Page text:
Kennedy (2012) argued that employee theft occurring specifically within small businesses has received much less empirical attention, and almost no attention has been given to how these acts affect the owners and managers of small businesses and the study of Iyenda (2005) has demonstrated how it was difficult to build a successful enterprise in Kinshasa and adding the employee’s theft on top it can only cause more damages.

The present article has asked one question “How employers and owners can protect their family business from theft and fraud”

The  retail  council  of  Canada report  have demonstrated the 10, 10 and 80 rules that said that 10 percent of your employees will never steal from you, the other 10 will always steal from you whenever the circumstances that goes hands to hands to the greedy one. But what is so interesting is that the rest of the 80 will go either that way or mostly depending of the opportunity that has been presented to them.

The hanover insurance group has proposed some rules that entrepreneur can use among that: Pre-employment Screening, Procedural Controls and Devices, Improving Job Satisfaction and Apprehension and Prosecution.

This study stated that these principals are relevant in Kinshasa and it will reduce theft among employees. Please read more in the attached article.

Narrating my first data generation experience

Sarah Jemutai and Janet Chipchirchir Ronoh are DAAD/CERM-ESA Master’s scholarship holders from Kenya registered at Nelson Mandela Metropolitan University (NMMU) in South Africa. Here, they narrate what they experienced as they conducted their field work and generated data for the first time as postgraduate research students.  Sarah’s study focuses on ‘the effect of using a six-brick duplo block guided play approach on pre-school learners’ visual perceptual abilities’, while Janet’s is exploring ‘indigenous knowledge in the school curriculum: teacher educator perceptions of place and position’. Both students are conducting their studies in South African and Kenyan schools and have successfully defended their proposals in May 2016.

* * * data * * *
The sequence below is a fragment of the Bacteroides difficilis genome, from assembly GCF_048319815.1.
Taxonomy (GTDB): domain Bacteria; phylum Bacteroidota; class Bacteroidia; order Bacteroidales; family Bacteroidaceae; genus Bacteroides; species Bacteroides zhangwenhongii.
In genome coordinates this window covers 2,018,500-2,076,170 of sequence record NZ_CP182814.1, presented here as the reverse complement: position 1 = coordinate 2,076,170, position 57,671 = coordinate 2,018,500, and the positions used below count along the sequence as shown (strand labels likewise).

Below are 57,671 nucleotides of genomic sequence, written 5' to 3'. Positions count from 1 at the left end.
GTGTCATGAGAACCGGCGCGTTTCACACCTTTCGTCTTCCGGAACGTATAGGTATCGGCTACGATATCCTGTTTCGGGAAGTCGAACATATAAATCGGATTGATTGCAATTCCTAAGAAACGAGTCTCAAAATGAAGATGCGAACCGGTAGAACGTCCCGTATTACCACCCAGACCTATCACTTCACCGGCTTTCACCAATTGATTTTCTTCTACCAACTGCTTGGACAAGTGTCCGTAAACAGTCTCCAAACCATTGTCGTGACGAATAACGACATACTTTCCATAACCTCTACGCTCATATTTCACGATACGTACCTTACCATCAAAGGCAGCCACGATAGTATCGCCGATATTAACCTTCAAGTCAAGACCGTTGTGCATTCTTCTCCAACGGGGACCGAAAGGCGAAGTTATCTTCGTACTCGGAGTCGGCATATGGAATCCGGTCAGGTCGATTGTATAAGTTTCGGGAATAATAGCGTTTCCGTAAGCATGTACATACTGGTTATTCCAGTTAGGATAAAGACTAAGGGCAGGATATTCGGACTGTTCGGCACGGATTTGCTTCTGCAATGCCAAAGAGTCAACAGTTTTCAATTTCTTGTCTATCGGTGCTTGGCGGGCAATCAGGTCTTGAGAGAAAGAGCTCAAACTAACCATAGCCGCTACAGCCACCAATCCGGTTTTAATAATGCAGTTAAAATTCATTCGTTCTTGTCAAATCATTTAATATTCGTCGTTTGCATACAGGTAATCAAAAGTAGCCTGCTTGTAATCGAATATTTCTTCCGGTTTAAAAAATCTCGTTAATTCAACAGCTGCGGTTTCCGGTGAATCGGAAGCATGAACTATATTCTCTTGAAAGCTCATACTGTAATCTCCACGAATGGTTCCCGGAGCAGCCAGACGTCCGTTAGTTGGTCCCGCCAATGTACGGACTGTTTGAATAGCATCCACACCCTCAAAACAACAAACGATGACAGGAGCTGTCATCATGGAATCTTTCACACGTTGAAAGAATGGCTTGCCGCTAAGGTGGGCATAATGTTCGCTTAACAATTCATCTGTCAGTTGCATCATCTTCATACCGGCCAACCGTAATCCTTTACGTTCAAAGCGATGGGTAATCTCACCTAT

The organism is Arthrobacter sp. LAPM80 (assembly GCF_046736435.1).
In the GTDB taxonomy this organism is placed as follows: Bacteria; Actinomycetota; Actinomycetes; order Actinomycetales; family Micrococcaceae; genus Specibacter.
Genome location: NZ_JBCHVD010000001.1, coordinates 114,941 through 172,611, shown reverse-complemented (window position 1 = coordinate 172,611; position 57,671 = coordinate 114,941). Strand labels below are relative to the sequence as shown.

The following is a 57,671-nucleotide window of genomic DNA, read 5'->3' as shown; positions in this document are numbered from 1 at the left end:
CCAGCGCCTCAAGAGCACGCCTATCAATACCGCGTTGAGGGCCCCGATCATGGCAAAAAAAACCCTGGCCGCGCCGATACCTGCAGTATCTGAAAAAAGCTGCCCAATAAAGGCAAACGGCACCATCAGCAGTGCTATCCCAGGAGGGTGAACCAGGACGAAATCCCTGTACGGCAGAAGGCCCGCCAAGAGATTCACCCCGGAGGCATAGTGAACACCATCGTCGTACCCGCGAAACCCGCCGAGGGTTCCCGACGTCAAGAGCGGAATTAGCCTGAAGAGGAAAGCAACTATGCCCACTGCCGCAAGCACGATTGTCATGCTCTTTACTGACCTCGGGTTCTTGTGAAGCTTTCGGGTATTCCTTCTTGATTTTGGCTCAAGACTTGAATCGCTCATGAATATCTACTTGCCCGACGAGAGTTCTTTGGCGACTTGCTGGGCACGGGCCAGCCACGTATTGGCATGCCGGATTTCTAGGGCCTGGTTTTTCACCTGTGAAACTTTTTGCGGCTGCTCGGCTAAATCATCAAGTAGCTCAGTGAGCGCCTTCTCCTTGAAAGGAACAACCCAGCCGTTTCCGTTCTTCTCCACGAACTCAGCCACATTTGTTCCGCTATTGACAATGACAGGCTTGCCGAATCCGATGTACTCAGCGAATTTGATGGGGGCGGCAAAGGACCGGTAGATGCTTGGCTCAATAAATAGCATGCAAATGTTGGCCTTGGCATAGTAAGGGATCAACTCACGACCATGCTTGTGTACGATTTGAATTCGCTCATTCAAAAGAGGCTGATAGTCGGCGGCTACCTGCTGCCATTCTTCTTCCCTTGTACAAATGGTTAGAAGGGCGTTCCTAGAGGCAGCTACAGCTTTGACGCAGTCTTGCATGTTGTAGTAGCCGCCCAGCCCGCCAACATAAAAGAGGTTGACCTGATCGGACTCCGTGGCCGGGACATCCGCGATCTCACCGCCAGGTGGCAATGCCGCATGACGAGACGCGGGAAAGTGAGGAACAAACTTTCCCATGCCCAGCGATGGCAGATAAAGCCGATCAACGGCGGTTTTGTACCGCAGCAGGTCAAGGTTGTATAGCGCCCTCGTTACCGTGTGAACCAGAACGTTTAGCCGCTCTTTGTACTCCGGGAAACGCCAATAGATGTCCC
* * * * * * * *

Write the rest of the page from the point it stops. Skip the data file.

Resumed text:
Sarah’s narrative on introducing her intervention and testing visual perception abilities

I conducted my field work and generated data with five to six year old pre-school children in a middle income primary school in Port Elizabeth using a mixed-methods quasi-experimental pre-post-test design. I began the data generation process by administering a written pre-test on the learners’ visual perceptual abilities where learners had to discriminate between patterns which progressively became more complex. The same test will be used as a post-test after the six-brick Duplo block guided play approach intervention has been completed.

Prior to the testing, the class teacher introduced me and Ms Amina Brey, who had worked with the learners previously, my supervisor, Prof Paul Webb, and five fourth year psychology students who assisted with the pre-testing. We took out the Lego bricks and displayed them to the students, explaining that those were colourful toys which we were going to use for playing. We talked with them gently so that they were not intimidated by our presence. The learners were very disciplined and patiently waited for instructions to be given. The experience was a huge learning curve for me as I had mixed feelings before the pre-testing. I had imagined that the learners might be nervous, but to my great surprise, they were carefree and seemed fascinated by the toys and what they could build with them. Without the support of my supervisors, Prof Paul Webb and Prof David Serem, Ms Amina Brey, the psychology students, as well as the learners and teachers in the participating schools, I would not have progressed as well as I did and I would not have successfully administered the tests.